IN a blow to tourism in West Somerset, world-renowned Porlock Vale Riding School, once famous as an Olympic training camp, has been forced to close in the face of serious financial difficulties.
The closure brings to an end an association with international equestrianism, which helped put Exmoor on the map as long ago as 1945, when the riding school was founded by Tony Collings and his business partner and horseman Capt Chris Leyland.
Owner Helen Youd said: "We've been struggling for five years, ever since the foot and mouth epidemic, which was a watershed for us.
"It's really been a battle, but we haven't just thrown in the towel.
"The finances haven't stacked up for some time, and our losses have been increasing."
She said the business had started going down hill from 2001, the year of the farming crisis, and it had to be subsidised by Porlock Vale House, the associated country hotel, which will remain open.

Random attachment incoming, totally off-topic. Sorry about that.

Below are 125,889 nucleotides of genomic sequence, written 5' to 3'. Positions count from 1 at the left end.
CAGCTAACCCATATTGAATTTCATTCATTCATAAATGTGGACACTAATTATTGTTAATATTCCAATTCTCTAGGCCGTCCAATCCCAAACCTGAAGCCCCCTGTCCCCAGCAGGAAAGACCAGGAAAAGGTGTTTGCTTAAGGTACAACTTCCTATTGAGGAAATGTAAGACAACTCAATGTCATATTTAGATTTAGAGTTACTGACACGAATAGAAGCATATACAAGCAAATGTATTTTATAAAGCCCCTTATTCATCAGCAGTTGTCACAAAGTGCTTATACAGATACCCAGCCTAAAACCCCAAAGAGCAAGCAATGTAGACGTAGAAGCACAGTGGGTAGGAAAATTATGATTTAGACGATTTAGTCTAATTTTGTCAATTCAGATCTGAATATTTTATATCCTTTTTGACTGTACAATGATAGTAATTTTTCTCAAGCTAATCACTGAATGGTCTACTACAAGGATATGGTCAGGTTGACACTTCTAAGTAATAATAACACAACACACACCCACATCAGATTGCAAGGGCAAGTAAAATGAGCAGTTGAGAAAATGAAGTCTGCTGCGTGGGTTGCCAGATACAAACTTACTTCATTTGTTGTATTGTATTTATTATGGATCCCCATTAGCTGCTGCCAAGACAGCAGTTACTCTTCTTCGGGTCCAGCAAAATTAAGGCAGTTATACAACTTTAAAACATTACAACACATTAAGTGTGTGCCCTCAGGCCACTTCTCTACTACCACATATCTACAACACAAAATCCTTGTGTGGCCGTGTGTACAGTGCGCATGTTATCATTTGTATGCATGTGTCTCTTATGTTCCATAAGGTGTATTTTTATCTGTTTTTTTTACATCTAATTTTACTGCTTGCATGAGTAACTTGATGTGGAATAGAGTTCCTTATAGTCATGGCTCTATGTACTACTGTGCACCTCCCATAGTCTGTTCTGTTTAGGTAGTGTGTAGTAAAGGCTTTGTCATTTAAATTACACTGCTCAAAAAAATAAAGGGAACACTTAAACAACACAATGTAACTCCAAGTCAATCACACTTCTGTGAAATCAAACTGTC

She said: "People are going abroad on holiday more, and more people own their own horses on Exmoor.
"We are too far away from a major centre to attract enough clients.
"We are still going to keep horses here but we won't be running a commercial riding school."
She said some of the horses would be retired, and others would be kept for leisure riding.
"Some people who have ridden here in the past have already expressed an interest in having our horses," she said.
During its history, the school has hosted Britain's first dressage course, built one of the first indoor schools, supplied horses for the 1948 Olympics, and trained the British three-day event team for the 1952 Olympics in Helsinki.
Tony Collings was responsible, among others, for establishing the Horse of the Year Show, and also helped found the Badminton Horse Trials, riding in the first event in 1949 and winning in 1950 on Remus.
When Helen and her husband, Kim, bought the establishment 12 years ago, the school had 30 horses, an indoor school and sizeable cross-country course.